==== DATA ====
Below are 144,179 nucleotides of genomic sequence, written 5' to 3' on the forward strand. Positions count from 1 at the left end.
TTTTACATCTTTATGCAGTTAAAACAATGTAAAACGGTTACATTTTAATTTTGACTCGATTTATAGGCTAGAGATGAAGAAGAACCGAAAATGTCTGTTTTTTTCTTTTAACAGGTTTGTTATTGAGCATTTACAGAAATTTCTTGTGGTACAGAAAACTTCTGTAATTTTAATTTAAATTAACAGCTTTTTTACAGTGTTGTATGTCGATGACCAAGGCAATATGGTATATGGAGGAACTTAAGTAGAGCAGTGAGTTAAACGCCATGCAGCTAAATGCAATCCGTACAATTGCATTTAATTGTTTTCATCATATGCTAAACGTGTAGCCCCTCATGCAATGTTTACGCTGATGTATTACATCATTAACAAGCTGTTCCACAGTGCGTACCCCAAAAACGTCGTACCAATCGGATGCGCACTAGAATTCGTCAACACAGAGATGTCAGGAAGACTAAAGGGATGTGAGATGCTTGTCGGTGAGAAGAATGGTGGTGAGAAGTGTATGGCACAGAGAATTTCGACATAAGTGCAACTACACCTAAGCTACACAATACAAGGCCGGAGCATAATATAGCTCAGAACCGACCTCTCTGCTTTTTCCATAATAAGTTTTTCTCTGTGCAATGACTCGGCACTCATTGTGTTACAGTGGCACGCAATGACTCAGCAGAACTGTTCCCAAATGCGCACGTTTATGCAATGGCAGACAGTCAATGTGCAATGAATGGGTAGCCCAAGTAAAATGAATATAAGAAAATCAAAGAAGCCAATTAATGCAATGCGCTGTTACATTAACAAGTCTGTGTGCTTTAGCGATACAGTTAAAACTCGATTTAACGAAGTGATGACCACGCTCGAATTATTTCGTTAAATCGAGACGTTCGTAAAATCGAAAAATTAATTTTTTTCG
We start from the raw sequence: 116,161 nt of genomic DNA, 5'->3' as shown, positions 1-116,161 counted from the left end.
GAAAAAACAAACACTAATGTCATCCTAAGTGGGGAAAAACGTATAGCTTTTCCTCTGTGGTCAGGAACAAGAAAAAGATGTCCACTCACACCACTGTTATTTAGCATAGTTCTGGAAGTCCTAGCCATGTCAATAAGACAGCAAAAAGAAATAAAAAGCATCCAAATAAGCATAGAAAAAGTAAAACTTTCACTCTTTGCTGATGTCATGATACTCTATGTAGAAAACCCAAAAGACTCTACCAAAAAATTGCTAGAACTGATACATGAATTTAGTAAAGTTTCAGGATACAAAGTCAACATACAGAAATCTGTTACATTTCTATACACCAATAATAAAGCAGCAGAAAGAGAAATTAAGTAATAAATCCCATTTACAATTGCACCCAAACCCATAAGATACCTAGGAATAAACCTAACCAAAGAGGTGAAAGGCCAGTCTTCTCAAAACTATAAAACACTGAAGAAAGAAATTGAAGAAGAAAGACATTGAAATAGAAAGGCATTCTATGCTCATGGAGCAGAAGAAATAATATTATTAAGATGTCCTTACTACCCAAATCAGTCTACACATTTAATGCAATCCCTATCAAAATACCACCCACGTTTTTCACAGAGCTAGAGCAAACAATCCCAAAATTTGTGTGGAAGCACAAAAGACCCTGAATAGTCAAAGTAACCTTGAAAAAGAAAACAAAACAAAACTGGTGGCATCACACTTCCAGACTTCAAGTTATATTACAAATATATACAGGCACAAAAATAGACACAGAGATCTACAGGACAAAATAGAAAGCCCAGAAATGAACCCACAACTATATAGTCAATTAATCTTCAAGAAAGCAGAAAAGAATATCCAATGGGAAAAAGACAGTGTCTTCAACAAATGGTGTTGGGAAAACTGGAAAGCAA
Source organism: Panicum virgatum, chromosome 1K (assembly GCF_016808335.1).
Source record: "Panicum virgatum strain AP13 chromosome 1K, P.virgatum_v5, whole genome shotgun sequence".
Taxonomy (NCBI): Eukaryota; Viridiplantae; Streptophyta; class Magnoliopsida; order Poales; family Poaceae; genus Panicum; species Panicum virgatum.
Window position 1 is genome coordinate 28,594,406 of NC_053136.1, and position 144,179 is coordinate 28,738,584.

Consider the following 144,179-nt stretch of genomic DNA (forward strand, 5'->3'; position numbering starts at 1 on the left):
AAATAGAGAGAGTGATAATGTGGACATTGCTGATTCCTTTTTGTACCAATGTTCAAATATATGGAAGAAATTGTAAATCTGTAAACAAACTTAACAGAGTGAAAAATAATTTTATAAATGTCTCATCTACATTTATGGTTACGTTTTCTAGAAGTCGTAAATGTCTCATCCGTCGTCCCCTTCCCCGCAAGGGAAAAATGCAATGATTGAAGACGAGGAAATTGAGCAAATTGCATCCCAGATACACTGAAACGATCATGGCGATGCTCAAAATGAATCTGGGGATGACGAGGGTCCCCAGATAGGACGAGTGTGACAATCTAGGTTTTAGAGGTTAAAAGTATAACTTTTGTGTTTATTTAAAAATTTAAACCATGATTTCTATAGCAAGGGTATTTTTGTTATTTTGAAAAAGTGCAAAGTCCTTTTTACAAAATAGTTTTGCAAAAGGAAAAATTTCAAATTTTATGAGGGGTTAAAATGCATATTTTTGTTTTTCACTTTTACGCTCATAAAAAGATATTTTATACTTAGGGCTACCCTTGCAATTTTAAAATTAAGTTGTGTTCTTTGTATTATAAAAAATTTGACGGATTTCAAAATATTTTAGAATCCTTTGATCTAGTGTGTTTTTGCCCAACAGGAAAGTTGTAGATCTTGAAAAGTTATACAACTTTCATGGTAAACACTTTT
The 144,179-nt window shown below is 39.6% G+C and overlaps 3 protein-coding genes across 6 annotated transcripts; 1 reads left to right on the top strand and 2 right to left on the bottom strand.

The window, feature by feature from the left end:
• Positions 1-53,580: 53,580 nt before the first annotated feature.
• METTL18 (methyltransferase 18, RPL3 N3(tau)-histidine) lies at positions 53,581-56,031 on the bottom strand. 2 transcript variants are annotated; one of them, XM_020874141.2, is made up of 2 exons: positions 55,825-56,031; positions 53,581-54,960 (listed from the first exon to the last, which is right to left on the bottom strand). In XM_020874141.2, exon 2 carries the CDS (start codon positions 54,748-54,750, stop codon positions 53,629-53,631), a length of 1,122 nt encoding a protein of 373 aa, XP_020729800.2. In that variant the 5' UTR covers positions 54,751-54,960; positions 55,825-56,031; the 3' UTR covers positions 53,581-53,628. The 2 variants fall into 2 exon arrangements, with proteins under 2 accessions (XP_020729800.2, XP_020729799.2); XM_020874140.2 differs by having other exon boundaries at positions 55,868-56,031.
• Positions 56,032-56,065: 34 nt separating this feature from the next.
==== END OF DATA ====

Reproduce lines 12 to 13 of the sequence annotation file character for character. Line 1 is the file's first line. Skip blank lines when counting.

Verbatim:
The window, feature by feature from the left end:
• Positions 1-53,580: 53,580 nt before the first annotated feature.